Millard South program provides head start on college

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OMAHA, Neb. (WOWT) -- Dozens of Millard South High School students are tapping their multitasking talents in order to get a head start on their college careers.

There are close to 2,500 students at Milliard South and approximately 600 of them are also going to college.

Last May, 95 South students graduated with Associate Degrees - at the same time they also earned their high school diplomas. These students participated in Metropolitan Community College’s early college program where students earn college credits and at the same time work on their high school diploma.

Ms. Hartel’s Honors English Class is also a college composition class and sophomore Jack Bayless can attest that it’s a challenge. ”Yes, it’s extremely difficult,” he said. “Everything is stressful and we have tests constantly but I feel that it’s a smart decision to make and I’m still glad I’m pursing it.”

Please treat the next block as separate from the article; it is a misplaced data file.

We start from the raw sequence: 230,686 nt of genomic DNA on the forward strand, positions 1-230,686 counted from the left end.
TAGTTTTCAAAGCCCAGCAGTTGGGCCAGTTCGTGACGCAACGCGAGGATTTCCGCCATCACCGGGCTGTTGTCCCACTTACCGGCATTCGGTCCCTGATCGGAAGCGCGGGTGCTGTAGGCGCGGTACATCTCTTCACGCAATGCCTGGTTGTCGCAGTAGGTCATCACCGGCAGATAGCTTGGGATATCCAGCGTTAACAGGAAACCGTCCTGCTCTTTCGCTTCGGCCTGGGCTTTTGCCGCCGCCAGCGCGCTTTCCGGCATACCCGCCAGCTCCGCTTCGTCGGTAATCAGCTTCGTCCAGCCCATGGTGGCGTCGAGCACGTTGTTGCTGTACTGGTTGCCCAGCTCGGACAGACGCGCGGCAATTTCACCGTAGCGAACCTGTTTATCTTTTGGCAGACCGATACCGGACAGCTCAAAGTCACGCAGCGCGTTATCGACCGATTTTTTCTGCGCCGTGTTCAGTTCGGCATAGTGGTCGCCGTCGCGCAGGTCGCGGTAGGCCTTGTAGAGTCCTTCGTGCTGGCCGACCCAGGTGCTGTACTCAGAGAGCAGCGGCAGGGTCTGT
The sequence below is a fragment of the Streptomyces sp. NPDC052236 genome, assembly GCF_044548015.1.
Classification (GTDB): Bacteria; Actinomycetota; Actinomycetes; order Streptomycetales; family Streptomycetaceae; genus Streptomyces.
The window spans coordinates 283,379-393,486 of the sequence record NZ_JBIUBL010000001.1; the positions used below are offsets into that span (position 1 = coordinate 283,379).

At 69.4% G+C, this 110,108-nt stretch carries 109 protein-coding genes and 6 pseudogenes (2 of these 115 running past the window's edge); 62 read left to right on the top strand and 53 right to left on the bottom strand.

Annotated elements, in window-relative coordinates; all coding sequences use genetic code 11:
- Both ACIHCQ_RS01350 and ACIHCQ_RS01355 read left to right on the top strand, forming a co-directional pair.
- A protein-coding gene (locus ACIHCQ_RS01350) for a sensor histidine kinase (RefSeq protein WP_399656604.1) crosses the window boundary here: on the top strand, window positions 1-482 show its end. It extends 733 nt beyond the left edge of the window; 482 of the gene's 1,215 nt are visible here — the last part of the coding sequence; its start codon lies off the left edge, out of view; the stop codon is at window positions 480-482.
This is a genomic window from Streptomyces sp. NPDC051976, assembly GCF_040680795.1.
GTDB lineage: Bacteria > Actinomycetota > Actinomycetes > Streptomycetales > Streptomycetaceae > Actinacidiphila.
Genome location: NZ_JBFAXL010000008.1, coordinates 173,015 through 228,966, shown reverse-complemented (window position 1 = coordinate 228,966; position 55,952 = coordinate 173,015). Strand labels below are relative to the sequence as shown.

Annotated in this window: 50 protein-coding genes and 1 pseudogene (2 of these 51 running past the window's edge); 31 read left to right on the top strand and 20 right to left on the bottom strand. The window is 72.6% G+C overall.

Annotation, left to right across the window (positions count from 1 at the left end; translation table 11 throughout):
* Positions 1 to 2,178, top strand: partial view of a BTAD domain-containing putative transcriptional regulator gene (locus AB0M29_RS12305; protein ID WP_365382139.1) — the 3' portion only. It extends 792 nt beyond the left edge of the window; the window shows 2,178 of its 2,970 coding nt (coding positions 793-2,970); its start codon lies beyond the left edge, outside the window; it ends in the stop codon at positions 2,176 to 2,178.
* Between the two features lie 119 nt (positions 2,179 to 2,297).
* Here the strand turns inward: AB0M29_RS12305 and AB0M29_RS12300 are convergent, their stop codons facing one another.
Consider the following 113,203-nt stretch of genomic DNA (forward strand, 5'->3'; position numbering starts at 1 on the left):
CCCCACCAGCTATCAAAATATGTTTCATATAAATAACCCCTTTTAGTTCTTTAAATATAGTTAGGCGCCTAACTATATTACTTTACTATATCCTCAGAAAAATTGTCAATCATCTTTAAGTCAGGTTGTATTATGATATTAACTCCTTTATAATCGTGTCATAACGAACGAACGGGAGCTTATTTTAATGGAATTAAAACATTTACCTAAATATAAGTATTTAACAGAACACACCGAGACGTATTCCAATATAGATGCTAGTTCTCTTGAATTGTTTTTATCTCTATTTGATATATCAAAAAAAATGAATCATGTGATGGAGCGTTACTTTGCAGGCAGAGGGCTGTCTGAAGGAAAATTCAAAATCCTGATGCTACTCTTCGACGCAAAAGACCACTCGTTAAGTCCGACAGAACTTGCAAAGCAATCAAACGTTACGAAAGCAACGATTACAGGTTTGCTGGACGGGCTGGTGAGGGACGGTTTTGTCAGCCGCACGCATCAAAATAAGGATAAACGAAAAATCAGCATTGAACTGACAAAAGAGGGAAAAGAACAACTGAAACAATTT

Ellie Martin, also a sophomore, said, “The classes are a little bit more rigorous but in the end it turns out OK. It’s just a little bit more of a workload.”

Ellie plans to use her two-year college head start to pursue an advanced degree. “College is pretty expensive so the thought of me graduating with an Associate Degree and possibly going to college and finishing up with a Master’s Degree is really appealing to me.”

Jack hopes that taking a college course now will shorten his stay at a four-year college. “It will give me a head start and I might not have to actually do two full years of college.”

Dorothy Johnson is with MCC and she tells us there are a number of four-year schools that will accept the credits earned in the Millard South classroom.

“It’s ultimately up to that next institution but, for the most part, our students transfer all over the nation rather that’s Duke University, UNL, UNO, Kearney - we have students go to Morningside.”

Dorothy believes other school districts will get involved with other institutions of higher learning in the future and more students will walk across the stage with more than a high school diploma.

Officials say students from other school districts may also apply to attend Millard South’s early college program.